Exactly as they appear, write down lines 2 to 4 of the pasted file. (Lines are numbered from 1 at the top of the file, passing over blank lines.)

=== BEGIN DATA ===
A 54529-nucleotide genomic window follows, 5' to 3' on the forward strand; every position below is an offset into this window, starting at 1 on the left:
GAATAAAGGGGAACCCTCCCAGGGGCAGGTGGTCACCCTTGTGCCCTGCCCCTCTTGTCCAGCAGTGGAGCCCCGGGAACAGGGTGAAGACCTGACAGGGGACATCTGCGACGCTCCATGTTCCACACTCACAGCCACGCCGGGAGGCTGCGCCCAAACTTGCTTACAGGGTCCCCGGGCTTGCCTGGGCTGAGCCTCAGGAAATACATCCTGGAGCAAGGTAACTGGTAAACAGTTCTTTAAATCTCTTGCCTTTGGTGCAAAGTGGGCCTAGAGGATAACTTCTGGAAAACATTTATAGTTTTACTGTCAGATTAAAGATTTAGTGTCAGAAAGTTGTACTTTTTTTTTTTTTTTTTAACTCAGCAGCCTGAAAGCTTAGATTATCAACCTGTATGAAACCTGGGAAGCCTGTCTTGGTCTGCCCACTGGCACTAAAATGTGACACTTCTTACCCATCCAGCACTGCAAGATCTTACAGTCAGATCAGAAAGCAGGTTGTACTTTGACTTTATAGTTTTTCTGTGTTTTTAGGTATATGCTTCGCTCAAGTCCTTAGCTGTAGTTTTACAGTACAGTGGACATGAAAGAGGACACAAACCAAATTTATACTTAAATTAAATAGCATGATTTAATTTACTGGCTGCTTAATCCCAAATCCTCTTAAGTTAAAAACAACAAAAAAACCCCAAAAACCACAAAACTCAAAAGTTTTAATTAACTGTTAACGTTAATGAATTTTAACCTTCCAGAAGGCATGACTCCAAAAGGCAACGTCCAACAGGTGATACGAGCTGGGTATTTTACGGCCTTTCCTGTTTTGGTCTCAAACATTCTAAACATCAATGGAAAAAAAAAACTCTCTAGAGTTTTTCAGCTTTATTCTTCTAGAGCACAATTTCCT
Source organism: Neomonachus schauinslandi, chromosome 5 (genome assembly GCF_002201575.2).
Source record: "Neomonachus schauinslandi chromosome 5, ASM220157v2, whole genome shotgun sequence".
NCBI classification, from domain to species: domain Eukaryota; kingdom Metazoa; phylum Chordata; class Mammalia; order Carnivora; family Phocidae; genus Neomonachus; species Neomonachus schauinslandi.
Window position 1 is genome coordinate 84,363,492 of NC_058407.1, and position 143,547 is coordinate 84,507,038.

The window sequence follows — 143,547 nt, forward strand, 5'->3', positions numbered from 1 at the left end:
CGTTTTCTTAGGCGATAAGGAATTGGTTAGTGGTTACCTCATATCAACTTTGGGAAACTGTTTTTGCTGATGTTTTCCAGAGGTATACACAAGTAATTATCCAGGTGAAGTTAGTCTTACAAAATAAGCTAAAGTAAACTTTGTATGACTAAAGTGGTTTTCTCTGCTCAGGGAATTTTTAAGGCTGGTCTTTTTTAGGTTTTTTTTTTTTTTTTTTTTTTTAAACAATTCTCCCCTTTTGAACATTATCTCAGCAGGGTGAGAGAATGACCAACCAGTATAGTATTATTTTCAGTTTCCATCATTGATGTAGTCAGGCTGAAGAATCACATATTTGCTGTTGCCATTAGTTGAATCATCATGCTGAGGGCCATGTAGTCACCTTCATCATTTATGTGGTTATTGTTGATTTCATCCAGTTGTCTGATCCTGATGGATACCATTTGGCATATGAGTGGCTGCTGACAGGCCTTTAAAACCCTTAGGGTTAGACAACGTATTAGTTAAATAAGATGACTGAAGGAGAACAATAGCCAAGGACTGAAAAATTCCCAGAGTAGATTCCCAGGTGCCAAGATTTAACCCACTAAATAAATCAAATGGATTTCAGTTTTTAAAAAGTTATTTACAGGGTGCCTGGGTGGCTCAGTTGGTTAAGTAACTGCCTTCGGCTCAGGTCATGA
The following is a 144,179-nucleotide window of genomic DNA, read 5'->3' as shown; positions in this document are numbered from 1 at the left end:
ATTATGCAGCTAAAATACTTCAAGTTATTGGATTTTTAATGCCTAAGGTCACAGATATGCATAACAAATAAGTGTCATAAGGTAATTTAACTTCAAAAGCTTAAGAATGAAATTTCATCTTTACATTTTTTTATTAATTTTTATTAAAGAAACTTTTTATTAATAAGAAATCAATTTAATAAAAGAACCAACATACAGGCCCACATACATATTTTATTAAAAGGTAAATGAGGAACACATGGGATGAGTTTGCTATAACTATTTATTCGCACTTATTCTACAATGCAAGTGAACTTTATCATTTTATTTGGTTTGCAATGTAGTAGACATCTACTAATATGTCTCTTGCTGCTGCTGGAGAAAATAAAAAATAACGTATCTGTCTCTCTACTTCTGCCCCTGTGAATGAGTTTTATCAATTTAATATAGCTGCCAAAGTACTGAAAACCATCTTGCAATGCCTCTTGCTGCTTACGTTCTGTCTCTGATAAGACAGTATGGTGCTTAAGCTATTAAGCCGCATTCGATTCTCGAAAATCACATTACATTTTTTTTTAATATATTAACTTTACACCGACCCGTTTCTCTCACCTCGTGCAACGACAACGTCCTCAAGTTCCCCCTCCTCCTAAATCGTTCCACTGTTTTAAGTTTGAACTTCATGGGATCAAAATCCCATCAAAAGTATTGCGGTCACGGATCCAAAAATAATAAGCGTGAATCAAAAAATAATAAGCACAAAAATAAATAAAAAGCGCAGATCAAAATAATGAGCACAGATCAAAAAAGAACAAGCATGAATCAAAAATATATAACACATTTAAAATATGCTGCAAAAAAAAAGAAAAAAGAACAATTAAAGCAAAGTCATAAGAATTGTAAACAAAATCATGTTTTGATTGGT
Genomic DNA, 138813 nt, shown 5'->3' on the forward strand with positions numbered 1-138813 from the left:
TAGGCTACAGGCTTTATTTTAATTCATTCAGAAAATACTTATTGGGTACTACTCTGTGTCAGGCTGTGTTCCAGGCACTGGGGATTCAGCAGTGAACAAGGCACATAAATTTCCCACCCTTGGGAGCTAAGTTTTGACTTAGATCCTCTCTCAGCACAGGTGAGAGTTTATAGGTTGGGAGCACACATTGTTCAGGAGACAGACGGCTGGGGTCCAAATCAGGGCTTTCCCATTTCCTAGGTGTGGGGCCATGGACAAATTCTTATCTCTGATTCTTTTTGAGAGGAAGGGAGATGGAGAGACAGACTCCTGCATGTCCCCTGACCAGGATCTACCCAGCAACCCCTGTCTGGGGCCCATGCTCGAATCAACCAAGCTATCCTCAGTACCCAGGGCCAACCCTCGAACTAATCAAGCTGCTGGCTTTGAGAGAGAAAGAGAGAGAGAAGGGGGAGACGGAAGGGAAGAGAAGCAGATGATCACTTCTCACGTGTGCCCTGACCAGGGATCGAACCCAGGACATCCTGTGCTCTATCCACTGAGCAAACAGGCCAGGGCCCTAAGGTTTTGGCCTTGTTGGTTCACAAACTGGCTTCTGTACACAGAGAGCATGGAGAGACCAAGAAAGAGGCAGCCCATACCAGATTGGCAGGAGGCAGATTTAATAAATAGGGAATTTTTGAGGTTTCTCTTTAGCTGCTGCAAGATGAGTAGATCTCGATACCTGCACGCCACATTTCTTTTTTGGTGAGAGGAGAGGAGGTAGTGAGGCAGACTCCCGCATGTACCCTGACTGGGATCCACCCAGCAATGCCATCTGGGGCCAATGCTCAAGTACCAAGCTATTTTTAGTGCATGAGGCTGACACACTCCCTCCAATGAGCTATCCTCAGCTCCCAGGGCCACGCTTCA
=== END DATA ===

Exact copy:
GAATAAAGGGGAACCCTCCCAGGGGCAGGTGGTCACCCTTGTGCCCTGCCCCTCTTGTCCAGCAGTGGAGCCCCGGGAACAGGGTGAAGACCTGACAGGGGACATCTGCGACGCTCCATGTTCCACACTCACAGCCACGCCGGGAGGCTGCGCCCAAACTTGCTTACAGGGTCCCCGGGCTTGCCTGGGCTGAGCCTCAGGAAATACATCCTGGAGCAAGGTAACTGGTAAACAGTTCTTTAAATCTCTTGCCTTTGGTGCAAAGTGGGCCTAGAGGATAACTTCTGGAAAACATTTATAGTTTTACTGTCAGATTAAAGATTTAGTGTCAGAAAGTTGTACTTTTTTTTTTTTTTTTTAACTCAGCAGCCTGAAAGCTTAGATTATCAACCTGTATGAAACCTGGGAAGCCTGTCTTGGTCTGCCCACTGGCACTAAAATGTGACACTTCTTACCCATCCAGCACTGCAAGATCTTACAGTCAGATCAGAAAGCAGGTTGTACTTTGACTTTATAGTTTTTCTGTGTTTTTAGGTATATGCTTCGCTCAAGTCCTTAGCTGTAGTTTTACAGTACAGTGGACATGAAAGAGGACACAAACCAAATTTATACTTAAATTAAATAGCATGATTTAATTTACTGGCTGCTTAATCCCAAATCCTCTTAAGTTAAAAACAACAAAAAAACCCCAAAAACCACAAAACTCAAAAGTTTTAATTAACTGTTAACGTTAATGAATTTTAACCTTCCAGAAGGCATGACTCCAAAAGGCAACGTCCAACAGGTGATACGAGCTGGGTATTTTACGGCCTTTCCTGTTTTGGTCTCAAACATTCTAAACATCAATGGAAAAAAAAAACTCTCTAGAGTTTTTCAGCTTTATTCTTCTAGAGCACAATTTCCT
Source organism: Neomonachus schauinslandi, chromosome 5 (genome assembly GCF_002201575.2).
Source record: "Neomonachus schauinslandi chromosome 5, ASM220157v2, whole genome shotgun sequence".